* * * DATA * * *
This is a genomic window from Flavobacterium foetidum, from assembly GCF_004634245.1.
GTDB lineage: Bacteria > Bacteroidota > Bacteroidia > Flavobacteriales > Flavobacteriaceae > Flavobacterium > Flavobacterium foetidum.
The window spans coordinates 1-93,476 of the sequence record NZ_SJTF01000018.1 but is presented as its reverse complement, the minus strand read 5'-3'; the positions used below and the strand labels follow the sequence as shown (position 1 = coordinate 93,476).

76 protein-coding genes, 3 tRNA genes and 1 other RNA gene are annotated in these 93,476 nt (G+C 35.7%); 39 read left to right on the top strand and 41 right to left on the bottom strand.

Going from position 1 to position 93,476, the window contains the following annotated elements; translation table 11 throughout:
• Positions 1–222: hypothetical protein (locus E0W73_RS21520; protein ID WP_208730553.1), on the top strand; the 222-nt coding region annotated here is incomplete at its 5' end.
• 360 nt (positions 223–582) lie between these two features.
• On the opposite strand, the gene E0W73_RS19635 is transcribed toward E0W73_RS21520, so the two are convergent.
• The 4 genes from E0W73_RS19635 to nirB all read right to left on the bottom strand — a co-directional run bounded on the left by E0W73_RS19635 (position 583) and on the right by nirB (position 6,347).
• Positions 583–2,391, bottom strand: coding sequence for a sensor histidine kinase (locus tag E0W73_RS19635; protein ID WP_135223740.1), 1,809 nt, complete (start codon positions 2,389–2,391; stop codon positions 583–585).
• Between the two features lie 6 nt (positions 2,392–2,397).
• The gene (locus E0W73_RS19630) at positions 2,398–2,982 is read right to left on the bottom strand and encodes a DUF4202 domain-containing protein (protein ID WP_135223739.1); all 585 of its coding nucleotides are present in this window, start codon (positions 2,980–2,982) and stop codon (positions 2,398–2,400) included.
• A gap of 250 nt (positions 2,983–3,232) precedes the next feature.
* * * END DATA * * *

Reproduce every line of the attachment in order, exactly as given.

This is a genomic window from Flavobacterium foetidum, from assembly GCF_004634245.1.
GTDB lineage: Bacteria > Bacteroidota > Bacteroidia > Flavobacteriales > Flavobacteriaceae > Flavobacterium > Flavobacterium foetidum.
The window spans coordinates 1-93,476 of the sequence record NZ_SJTF01000018.1 but is presented as its reverse complement, the minus strand read 5'-3'; the positions used below and the strand labels follow the sequence as shown (position 1 = coordinate 93,476).

76 protein-coding genes, 3 tRNA genes and 1 other RNA gene are annotated in these 93,476 nt (G+C 35.7%); 39 read left to right on the top strand and 41 right to left on the bottom strand.

Going from position 1 to position 93,476, the window contains the following annotated elements; translation table 11 throughout:
• Positions 1–222: hypothetical protein (locus E0W73_RS21520; protein ID WP_208730553.1), on the top strand; the 222-nt coding region annotated here is incomplete at its 5' end.
• 360 nt (positions 223–582) lie between these two features.
• On the opposite strand, the gene E0W73_RS19635 is transcribed toward E0W73_RS21520, so the two are convergent.
• The 4 genes from E0W73_RS19635 to nirB all read right to left on the bottom strand — a co-directional run bounded on the left by E0W73_RS19635 (position 583) and on the right by nirB (position 6,347).
• Positions 583–2,391, bottom strand: coding sequence for a sensor histidine kinase (locus tag E0W73_RS19635; protein ID WP_135223740.1), 1,809 nt, complete (start codon positions 2,389–2,391; stop codon positions 583–585).
• Between the two features lie 6 nt (positions 2,392–2,397).
• The gene (locus E0W73_RS19630) at positions 2,398–2,982 is read right to left on the bottom strand and encodes a DUF4202 domain-containing protein (protein ID WP_135223739.1); all 585 of its coding nucleotides are present in this window, start codon (positions 2,980–2,982) and stop codon (positions 2,398–2,400) included.
• A gap of 250 nt (positions 2,983–3,232) precedes the next feature.